10 Cheap Furniture Re-Dos
Sticker shock is likely to assault anyone who wanders into a furniture showroom these days. Relax. There's really no need to replace the tired-looking pieces scattered around your home. With a few simple and inexpensive supplies, you can create a whole new look that will give the illusion of having spent a fortune.
Maybe there's half of a can of paint leftover from a recent bathroom redo or some spray paint sitting in the hall closet. Use these supplies to recoat just about anything -- a bed frame, coffee table, picture frame, side table. If you prefer a different color or don't have any paint sitting around, spray paint runs about $7 a can. If you need just a small amount of brush-on paint, pick up a custom-color sample at the hardware store for about the same price.
Professional reupholstering can be expensive, what with the price of upholstery fabric and the labor involved. If you take on a small job yourself, however, you'll save on the labor costs. Doing so may even let you splurge on the fabric. Figure on spending a minimum of $20 to $30 a yard.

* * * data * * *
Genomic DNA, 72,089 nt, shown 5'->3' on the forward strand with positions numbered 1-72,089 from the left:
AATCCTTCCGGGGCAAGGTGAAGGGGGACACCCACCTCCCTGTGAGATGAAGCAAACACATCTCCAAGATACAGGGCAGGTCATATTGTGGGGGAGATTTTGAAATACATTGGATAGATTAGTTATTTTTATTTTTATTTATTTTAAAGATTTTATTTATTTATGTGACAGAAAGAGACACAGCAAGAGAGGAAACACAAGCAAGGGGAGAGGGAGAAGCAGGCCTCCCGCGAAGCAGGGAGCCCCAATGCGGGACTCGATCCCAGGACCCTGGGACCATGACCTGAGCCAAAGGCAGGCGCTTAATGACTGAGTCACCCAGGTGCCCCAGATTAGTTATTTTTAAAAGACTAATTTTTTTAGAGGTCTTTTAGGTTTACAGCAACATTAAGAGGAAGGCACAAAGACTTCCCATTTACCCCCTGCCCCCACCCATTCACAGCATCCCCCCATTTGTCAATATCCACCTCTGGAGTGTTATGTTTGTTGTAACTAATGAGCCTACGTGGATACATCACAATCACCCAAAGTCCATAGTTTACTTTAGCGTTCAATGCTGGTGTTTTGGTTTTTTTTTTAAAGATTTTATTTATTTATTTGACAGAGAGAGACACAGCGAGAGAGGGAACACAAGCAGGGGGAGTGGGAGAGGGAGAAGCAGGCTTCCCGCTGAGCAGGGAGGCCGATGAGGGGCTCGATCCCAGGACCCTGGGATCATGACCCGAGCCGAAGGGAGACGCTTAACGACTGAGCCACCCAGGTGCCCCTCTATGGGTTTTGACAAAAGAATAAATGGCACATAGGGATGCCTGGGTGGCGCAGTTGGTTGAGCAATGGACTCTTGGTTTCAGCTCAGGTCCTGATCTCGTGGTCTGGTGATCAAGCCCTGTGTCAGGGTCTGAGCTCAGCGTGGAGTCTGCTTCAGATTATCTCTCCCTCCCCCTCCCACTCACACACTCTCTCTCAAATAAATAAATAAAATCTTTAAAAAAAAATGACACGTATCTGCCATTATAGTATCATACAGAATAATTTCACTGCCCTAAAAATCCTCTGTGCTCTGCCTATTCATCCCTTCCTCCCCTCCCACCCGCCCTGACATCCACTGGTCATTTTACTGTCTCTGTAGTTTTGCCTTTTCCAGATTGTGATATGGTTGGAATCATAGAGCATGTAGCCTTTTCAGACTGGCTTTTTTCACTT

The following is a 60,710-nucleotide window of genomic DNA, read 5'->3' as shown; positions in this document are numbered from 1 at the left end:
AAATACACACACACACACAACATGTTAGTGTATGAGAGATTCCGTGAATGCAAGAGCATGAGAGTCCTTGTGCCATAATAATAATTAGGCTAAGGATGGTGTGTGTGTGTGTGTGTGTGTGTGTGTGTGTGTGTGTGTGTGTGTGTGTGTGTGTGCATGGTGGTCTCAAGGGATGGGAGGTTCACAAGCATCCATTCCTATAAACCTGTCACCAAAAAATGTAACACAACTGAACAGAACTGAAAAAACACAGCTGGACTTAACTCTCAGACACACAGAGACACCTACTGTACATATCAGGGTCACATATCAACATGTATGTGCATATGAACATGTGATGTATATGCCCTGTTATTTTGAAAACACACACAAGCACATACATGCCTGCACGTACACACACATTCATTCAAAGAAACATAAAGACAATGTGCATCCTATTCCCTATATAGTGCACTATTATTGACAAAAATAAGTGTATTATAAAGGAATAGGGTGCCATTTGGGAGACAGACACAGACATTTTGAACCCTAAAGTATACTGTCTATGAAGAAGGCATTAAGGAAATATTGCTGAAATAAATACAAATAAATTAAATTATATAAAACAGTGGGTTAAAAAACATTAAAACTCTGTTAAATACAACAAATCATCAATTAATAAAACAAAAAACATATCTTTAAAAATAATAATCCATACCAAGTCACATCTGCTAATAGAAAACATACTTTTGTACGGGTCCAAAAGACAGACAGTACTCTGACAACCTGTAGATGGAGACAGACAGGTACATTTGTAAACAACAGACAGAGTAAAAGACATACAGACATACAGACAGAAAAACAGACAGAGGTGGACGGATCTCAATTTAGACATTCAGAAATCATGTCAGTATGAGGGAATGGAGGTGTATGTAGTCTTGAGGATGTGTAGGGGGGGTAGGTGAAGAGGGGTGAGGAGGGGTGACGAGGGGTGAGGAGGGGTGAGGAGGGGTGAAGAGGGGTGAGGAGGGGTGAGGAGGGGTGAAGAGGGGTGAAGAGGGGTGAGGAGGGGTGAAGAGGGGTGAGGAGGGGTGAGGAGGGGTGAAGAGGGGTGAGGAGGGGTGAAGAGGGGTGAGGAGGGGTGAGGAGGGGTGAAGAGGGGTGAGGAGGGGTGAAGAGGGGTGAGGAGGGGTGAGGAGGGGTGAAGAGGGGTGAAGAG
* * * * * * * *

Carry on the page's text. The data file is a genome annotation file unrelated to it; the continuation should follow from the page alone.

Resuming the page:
For a chair or bench that needs a pick-me-up, a new cushion works wonders. To make a custom pillow, carefully measure the length and width and choose foam or filling that is thick enough for comfort, not just for the visual effect. You can save some cash by reusing old pillows or cushions and adding new coverings that match the room.
It may seem counterintuitive to make something look old in order for it to look new again, but shabby chic is "in" right now. Sand paper, Vaseline, and a streaky paint job can give the finish on a piece of furniture that sought-after weathered air.
Before you deposit that old piece of furniture at the thrift store or at the curb, think outside the box. It may have outlived its intended purpose, but you can assign it a different task. A bar stool, for example, just needs a fresh coat of paint to serve as a plant stand or small table for knick-knacks.